... the men is so little favourable, it is noteworthy that the mazurek forms here an exception; for a young man, and especially a young Pole, remarkable by a certain amiable boldness, becomes soon the soul and hero of this dance. A light and in some sort pastoral dress for the women, and the Polish military costume so advantageous for the men, add to the charm of the picture which the mazurek presents to the eye of the painter. This dance permits to the whole body the most lively and varied movements, leaves the shoulders full liberty to bend with ...
— Frederick Chopin as a Man and Musician - Volume 1-2, Complete • Frederick Niecks

... Beautrelet consulted his military map. The hamlet of Louvetot lay where the highroad between Yvetot and Caudebec was crossed by a little winding road that ran through the woods ...
— The Hollow Needle • Maurice Leblanc

... the east gate of the Tartar city—the gate blown up by the Japanese when they entered Peking in 1900." The princess nodded. "I have also heard that her father's name was Chao, and that he was a small military official (she nodded again) who was afterwards beheaded for some neglect of duty." To this the visitor ...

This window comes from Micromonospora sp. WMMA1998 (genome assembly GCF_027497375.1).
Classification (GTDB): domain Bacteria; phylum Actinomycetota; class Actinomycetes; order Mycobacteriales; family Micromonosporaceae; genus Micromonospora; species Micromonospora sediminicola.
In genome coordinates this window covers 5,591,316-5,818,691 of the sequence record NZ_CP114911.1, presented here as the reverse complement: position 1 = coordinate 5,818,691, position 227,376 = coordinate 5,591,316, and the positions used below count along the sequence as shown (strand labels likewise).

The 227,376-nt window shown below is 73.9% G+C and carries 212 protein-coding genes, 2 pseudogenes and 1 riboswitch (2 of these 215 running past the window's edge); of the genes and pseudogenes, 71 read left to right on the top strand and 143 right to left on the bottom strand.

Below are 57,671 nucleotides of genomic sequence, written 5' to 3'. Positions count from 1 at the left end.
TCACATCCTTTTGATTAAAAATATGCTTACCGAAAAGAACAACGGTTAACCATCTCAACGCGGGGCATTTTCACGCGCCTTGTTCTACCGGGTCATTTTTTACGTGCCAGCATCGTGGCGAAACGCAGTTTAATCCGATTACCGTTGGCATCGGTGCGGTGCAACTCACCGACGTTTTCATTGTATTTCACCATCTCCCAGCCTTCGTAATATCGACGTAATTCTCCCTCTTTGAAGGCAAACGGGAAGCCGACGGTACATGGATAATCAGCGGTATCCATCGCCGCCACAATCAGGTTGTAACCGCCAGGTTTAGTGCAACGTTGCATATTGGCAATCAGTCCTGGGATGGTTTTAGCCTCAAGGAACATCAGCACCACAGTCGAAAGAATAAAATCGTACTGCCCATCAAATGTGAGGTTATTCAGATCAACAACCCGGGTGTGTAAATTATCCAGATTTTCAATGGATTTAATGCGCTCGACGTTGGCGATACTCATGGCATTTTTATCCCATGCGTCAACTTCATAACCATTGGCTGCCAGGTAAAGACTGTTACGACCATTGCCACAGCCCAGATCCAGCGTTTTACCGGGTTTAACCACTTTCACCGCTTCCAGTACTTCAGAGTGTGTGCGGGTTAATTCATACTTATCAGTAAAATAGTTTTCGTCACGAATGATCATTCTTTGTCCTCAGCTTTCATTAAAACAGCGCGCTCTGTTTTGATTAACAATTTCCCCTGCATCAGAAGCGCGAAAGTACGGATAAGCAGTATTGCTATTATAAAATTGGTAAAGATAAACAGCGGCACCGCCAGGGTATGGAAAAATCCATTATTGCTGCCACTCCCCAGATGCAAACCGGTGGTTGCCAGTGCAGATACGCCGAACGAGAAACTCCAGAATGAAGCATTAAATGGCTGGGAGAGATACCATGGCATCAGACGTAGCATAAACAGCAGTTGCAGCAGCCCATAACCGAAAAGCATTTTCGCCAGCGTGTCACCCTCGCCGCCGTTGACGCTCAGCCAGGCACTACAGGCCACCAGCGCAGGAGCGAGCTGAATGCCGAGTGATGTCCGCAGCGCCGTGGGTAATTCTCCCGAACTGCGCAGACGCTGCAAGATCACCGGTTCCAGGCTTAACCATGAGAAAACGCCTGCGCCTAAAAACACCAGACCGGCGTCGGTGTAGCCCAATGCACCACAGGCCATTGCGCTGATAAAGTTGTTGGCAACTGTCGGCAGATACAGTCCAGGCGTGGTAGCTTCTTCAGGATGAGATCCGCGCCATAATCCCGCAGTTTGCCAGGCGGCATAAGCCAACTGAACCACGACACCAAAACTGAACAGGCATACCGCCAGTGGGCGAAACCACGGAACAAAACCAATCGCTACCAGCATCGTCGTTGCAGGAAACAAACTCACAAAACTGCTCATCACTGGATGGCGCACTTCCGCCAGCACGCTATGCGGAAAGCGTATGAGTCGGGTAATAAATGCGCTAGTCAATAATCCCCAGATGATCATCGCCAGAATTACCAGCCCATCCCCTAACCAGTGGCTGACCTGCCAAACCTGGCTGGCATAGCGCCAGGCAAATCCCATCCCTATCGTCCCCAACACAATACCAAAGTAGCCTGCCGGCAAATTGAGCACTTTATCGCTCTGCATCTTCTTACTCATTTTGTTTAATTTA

— Court Life in China • Isaac Taylor Headland

... music; passing with the utmost ease from the "light fantastic" of the dance to the grave and profound of the old masters: in either kind he is always noticeable for the finish and tastefulness of his performance. He has given much of his time to the formation and instruction of military bands, frequently arranging and composing music for them. In the former capacity—that of arranging music—he has often been employed by P.S. Gilmore, director of the celebrated Gilmore's Band, and projector of the two great Peace Jubilees. He was at ...
— Music and Some Highly Musical People • James M. Trotter

... sea immediately become nautical in speech, walk as if they already had their "sea legs" on, and shiver their timbers on all possible occasions, so I turned military at once, called my dinner my rations, saluted all new comers, and ordered a dress parade that very afternoon. Having reviewed every rag I possessed, I detailed some for picket duty while airing over the fence; some to the sanitary influences of the wash-tub; ...
— Hospital Sketches • Louisa May Alcott

... edition of Motor Construction and Repairing: the art collection, one colored Sunday supplement picture of a princess lunching in a Provence courtyard, and a half-tone of Colonel Paul Beck landing in an early military biplane. Under this last, in a pencil scrawl now blurred to grayness, Milt had once written, "This what ...
— Free Air • Sinclair Lewis

... own. This king declares (kings cannot lie, we hear) That, on his own frontier, Some animals there are; Engaged in ceaseless war; From age to age the quarrel runs, Transmitted down from sires to sons; (These beasts, he says, are to the fox akin;) And with more skill no war hath been, By highest military powers, Conducted in this age of ours Guards, piquets, scouts, and spies, And ambuscade that hidden lies, The foe to capture by surprise, And many a shrewd appliance Of that pernicious, cursed science, ...
— The Fables of La Fontaine - A New Edition, With Notes • Jean de La Fontaine